|Mardin||Turkey||Business & Culture Tourism/ Religious Tourism||Korean/ German/ Argentinean||Blurred Positioning|
|Asswan||Egypt||Culture tourism/ Discoveries/ Nature Tourism||British/ Russian/ German/ Italian/ French/ Libyan/ Saudi Arabian||Peaceful tourism destination|
|Luxor||Egypt||Culture tourism||British/ Russian/ German/ Italian/ French/ Libyan/ Saudi Arabian||Positioning on products and services attributes: the World Finest Open Air Museum'|
|Comino||Malta||Activity Tourism/ Nature tourism||British/ German/ Italian/ French/ Scandinavian/ Spanish||Positioning based on activities, nature and product attributes: - Virtually inhabitant island|
|Valetta||Malta||British/ German/ Italian/ French/ Scandinavian/ Spanish||European Capital of Culture|
|Gozo||Malta||Luxurious culture and historical tourism/ Incentives and business tourism||British/ German/ Italian/ French/ Scandinavian/ Spanish||The must see tourism destination|
Source: Author’s Research.
Table 2: Competitors’ evaluation.
In addition, according to locals’ preferences and life-style, the main tourism products to be launched in the region are:
- Agritourism: tourists can be involved in agriculture activities such as planting and picking caper and gables; discovering new types of plantations such as the ‘Pistacia lentiscus’ from which the production of mastic oil;
- Nature-based tourism:
• Adventure tourism: mountainous tours and discovery of historical sites, several natural places of interest and wildlife;
• Eco-tourism: visiting natural areas, the ‘douars’ with their diverse histories, and the lake between the hills. The main principle for such product should be to conserve the environment and thus avoid cars and pollution within the area. Locals can be the spokesman and the best tourism guides in the area.
However to achieve such products, and as stated above, in an introduction stage, the government should consider the ecodevelopment of the region:
- Build up pedestrian bridges to replace the actual tree branches used in the mountain;
- To provide electricity, water and public transport in order to facilitate the access to the zone;
- To consider safety and security especially about landslides, animal attacks and inundation; in terms of reinforcing lands, installing fences;
- Work closely with locals in order to collect data about history, ethics, culture, natural resources.
The results show clearly that the Northern part of Tunisia, specifically the region studied, needs to be developed and promoted both as unique and complementary to neighbour regions. The positioning of the whole area has to be based on its potential in terms of nature, ecotourism and cultural products.
Therefore, it is recommended to define new tourism products to the region and implement a positioning strategy based on ‘original and durable’. Each of the zones of the Northwest of Tunisia needs to be considered as a tourism destination in its own right, for this purpose it is necessary:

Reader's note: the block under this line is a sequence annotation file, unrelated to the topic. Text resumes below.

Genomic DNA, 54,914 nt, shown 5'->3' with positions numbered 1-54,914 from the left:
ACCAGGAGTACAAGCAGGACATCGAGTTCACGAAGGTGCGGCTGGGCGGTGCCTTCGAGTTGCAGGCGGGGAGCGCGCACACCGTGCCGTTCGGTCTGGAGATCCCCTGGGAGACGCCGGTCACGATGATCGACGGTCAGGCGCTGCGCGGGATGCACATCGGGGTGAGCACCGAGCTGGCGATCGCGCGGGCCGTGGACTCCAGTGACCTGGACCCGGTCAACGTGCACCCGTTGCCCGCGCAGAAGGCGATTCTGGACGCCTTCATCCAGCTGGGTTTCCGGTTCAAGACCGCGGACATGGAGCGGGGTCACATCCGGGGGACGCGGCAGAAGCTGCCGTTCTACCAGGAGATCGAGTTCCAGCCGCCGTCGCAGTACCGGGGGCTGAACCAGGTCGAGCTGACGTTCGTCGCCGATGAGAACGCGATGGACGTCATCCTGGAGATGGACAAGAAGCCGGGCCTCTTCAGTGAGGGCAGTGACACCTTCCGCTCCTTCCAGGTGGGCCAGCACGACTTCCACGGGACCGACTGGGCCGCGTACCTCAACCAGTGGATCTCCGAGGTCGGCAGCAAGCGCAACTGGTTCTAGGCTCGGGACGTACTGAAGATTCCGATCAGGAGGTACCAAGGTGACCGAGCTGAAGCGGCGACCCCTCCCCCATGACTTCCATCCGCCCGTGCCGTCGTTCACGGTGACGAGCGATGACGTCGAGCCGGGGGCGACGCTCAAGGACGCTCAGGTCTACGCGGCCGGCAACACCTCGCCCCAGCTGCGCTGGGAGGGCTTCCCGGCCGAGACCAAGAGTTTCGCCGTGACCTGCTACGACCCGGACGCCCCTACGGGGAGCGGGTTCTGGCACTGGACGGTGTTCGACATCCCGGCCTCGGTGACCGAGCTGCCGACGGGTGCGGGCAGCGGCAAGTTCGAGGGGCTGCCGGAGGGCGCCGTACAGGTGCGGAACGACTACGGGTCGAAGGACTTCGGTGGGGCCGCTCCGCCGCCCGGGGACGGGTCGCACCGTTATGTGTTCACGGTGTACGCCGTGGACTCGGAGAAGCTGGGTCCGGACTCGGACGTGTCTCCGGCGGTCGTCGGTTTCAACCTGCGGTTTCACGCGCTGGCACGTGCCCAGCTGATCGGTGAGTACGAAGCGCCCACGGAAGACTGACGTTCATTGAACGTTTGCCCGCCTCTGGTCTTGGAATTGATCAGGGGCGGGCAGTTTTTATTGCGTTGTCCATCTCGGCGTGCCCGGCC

- For the government to define technical specifications for potential national and international investors: to consider issues, such as urban planning, ecotourism, sustainability and social equity, related to responsible tourism while developing the zones;
- To differentiate products from those of competitors and intra-regions: create a new era of tourism in Tunisia and a breakthrough in the country according to the natural heritage of the region studied.
- To create a unique image of the zone: a clear and distinctive sustainable tourism personality, directly related to historical issues of tribe and ethnic group of locals.
The study concludes with several issues leading to structured tourism, new types of tourists’ arrival to the country and the self raising of wealth of the zone studied. However, in order to accomplish the latter, the Tunisian Government should consider improving the tourism superstructure and infrastructure of the region in terms of accessibility, roads’ signage and rest areas; guarantying safety and security; and promoting the zone as exceptional, must see destination and complementary to the surrounding tourism zones of Tabarka and Ain Draham. Therefore, the positioning should be unique based on eco-based sustainable tourism.
Furthermore, it seems to be crucial for locals to be involved in the conception and the establishment of tourism products in their own regions, as they are considered to be the real richness of these lands, and the best spokesmen and presenters of their culture, history and territory.
Similar research studies should be achieved in the same line of thoughts of the actual paper, considering all the undeveloped regions of Tunisia, in order to pinpoint future ways of ameliorating interior areas, to encourage domestic travelling and to develop an instruction manual to be used as a reference for governmental and investors’ usage.